Kristen Pfaff

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Kristen Pfaff
Kristen Pfaff.jpg
Kristen Pfaff in 1993
Background information
Birth name Kristen Marie Pfaff
Born (1967-05-26)May 26, 1967
Buffalo, New York, United States
Origin Minneapolis, Minnesota, United States
Died June 16, 1994(1994-06-16) (aged 27)
Seattle, Washington, United States
Genres Alternative rock, noise rock, grunge
Occupations Musician, songwriter
Instruments Vocals, bass, guitar, piano, cello
Years active 1991–1994
Labels Amphetamine Reptile, DGC
Associated acts Janitor Joe, Palm, Hole

Kristen Marie Pfaff (May 26, 1967 – June 16, 1994) was an American musician, best known as the bassist for alternative rock band Hole from 1993 to 1994. Prior to Hole, Pfaff also served as the bassist and backing vocalist for Minneapolis based band Janitor Joe.

Early life and career[edit]

Pfaff was born to Janet Pfaff and her first husband in Williamston, New York. Her parents divorced when she was a child, and her mother remarried Norman Pfaff, who adopted Kristen and gave her his surname. She had one younger brother, Jason. She studied classical piano and cello.

After graduating from Catholic school Buffalo Academy of the Sacred Heart in 1985, Pfaff spent a short time in Europe and briefly attended Boston College before ultimately finishing at the University of Minnesota, majoring in Women's Studies. There, she became active in getting extra campus security, and worked as a counsellor for rape victims. She was a part of Restore of the Sexual Violence Program, which offered a crisis line, counselling services and training in self-defense programs. Pfaff also took part in the annual 24 Hour Rape Free Zone in 1990, and was quoted as saying the goal was "to draw attention to violence brought against women on campus and in the world".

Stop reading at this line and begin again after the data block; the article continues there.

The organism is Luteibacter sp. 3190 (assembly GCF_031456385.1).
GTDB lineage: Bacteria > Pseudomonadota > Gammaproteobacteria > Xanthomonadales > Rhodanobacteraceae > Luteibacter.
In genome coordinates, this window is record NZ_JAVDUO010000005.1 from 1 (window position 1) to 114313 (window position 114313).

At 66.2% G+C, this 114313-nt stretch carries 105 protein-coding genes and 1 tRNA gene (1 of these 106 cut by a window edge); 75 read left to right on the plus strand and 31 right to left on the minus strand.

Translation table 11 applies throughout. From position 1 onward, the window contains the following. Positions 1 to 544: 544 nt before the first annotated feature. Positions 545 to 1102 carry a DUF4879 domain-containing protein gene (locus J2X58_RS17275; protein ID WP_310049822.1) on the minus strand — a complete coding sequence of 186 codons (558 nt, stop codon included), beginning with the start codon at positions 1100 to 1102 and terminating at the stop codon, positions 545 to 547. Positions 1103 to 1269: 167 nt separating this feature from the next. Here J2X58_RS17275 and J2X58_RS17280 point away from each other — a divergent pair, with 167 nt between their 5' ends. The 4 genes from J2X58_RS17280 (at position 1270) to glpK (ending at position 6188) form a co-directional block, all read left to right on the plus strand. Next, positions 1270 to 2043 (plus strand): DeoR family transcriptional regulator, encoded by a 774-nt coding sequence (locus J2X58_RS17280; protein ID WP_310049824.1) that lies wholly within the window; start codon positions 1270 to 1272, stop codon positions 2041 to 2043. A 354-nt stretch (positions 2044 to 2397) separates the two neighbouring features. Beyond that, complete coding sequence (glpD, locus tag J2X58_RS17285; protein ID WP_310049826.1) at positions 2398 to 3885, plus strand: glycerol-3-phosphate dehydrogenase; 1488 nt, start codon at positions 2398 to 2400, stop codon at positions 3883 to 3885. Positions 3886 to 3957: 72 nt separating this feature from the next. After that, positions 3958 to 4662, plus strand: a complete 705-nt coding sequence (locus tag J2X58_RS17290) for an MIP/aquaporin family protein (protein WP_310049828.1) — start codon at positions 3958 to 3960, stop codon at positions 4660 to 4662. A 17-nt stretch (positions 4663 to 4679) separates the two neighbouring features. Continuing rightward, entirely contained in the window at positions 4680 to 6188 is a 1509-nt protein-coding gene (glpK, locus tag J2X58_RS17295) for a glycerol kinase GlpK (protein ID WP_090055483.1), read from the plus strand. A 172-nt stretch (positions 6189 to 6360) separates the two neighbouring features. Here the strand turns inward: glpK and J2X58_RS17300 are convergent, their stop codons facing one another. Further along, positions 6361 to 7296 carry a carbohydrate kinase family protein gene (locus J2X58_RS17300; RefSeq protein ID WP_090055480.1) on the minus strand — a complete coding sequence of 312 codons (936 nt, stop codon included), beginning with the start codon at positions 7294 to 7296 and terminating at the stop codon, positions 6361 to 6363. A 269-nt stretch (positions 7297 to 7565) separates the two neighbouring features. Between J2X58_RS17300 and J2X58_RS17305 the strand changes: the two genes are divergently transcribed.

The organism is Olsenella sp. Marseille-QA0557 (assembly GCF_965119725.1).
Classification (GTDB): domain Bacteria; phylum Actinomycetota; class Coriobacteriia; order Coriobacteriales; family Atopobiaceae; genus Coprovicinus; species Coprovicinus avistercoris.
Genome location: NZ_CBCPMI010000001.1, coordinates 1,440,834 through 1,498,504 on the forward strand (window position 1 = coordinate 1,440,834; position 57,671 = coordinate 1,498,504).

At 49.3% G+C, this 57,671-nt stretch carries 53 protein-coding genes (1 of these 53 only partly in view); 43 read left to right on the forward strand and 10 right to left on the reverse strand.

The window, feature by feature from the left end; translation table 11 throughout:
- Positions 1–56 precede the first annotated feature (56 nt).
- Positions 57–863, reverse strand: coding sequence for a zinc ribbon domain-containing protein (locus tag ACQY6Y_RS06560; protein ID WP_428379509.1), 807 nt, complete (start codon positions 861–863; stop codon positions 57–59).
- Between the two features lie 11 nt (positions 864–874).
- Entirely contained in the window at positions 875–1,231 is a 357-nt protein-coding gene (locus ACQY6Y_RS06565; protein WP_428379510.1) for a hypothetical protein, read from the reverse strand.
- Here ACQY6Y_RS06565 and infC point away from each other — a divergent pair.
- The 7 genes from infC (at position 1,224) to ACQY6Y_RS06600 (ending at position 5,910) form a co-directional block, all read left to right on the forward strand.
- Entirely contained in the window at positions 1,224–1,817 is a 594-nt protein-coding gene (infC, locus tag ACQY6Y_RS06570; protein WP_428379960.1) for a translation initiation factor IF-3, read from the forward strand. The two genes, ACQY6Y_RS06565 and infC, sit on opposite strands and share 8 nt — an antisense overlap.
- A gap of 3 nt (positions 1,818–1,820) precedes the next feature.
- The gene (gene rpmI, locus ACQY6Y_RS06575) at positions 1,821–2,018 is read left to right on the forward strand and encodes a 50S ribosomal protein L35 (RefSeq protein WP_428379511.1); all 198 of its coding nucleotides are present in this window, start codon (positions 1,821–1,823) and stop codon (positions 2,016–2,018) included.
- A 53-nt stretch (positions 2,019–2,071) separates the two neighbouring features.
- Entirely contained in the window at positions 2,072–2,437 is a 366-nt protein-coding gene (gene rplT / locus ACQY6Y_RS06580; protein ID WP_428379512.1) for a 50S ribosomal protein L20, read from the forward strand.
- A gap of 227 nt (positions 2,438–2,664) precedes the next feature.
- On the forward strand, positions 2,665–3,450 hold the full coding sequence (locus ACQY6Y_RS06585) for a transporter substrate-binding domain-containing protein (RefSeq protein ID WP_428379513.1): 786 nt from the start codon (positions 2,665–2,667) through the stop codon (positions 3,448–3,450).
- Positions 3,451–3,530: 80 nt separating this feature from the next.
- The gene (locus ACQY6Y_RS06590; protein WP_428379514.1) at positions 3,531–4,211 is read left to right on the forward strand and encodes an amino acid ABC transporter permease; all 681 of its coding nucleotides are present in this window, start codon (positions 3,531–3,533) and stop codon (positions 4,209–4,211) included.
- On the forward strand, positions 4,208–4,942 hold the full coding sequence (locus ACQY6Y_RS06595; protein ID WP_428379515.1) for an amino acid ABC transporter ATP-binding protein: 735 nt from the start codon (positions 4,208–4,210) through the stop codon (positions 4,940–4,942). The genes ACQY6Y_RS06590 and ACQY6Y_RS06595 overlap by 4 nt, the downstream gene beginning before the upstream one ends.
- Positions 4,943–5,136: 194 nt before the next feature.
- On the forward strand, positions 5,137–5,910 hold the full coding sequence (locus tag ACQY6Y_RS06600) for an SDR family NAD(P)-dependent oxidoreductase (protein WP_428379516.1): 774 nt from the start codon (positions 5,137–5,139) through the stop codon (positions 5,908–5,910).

While living in Minneapolis, Minnesota following her graduation, Pfaff taught herself to play bass guitar. She, guitarist/vocalist Joachim Breuer (formerly of Minneapolis band the Bastards) and drummer Matt Entsminger formed the band Janitor Joe.

Janitor Joe[edit]

The band's first single, Hmong, was released on the nascent OXO records imprint in 1992,[1] and popular local label Amphetamine Reptile Records picked up the band later that year, releasing the Bullethead single on picture disc, and following up in 1993 with the Boyfriend 7-inch and the debut album Big Metal Birds. One Janitor Joe track, Under The Knife, can also be found on an OXO records 4-track EP, released in 1993.

Janitor Joe were becoming a staple of the Minneapolis sound, influenced by the Pacific Northwest's early grunge sound and by the sharper, faster DC post-hardcore scene, as well as the stop-start distortion of the Butthole Surfers, Shellac and others on the Touch and Go label. Pfaff's playing style was central to Janitor Joe's relentless assault both live and on record, and she and Breuer both contributed songs to Big Metal Birds: "Both operate within easy reach of the line separating punishment and reward: Pfaff's contributions (the surly "Boys in Blue") tend to be slightly more spacious, while Breuer's ("One Eye," for instance) stipulate that drummer Matt Entsminger maintain perpetual motion", wrote David Sprague of Trouser Press.[2]

The growing Minneapolis scene was beginning to attract music press attention in 1993. Amphetamine Reptile released a tour single, Stinker, and Janitor Joe began to tour nationally. It was on one such tour in California that year that Pfaff was scouted by Eric Erlandson and Courtney Love of Hole, who were at the time looking for a new bassist. Love invited Pfaff to play with Hole; Pfaff declined and returned to Minneapolis, but Erlandson and Love continued to pursue her.

Hole[edit]

Pfaff, initially reluctant to leave Minneapolis and join Hole, reconsidered after advice from her father, Norman: "From a professional point of view, there was no decision", he later told Seattle Weekly, "because they're already on Geffen Records and already have this huge following in England... if you're wanting to move up the ladder, that's the way to go." Following international critical acclaim for their first, independent album, Pretty On The Inside, Hole had generated a great deal of major-label interest, eventually signing an eight-album deal with Geffen Records for a reported $3 million.

In 1993, Pfaff moved to Seattle, Washington, to work with the other members of Hole on Live Through This, the major-label follow-up to Pretty On The Inside. The band's new line-up – Love, Erlandson, Pfaff and Patty Schemel on drums – entered the studio in early 1993 to begin rehearsals. "That's when we took off," Eric Erlandson said of Pfaff joining. "All of a sudden we became a real band."

Later years[edit]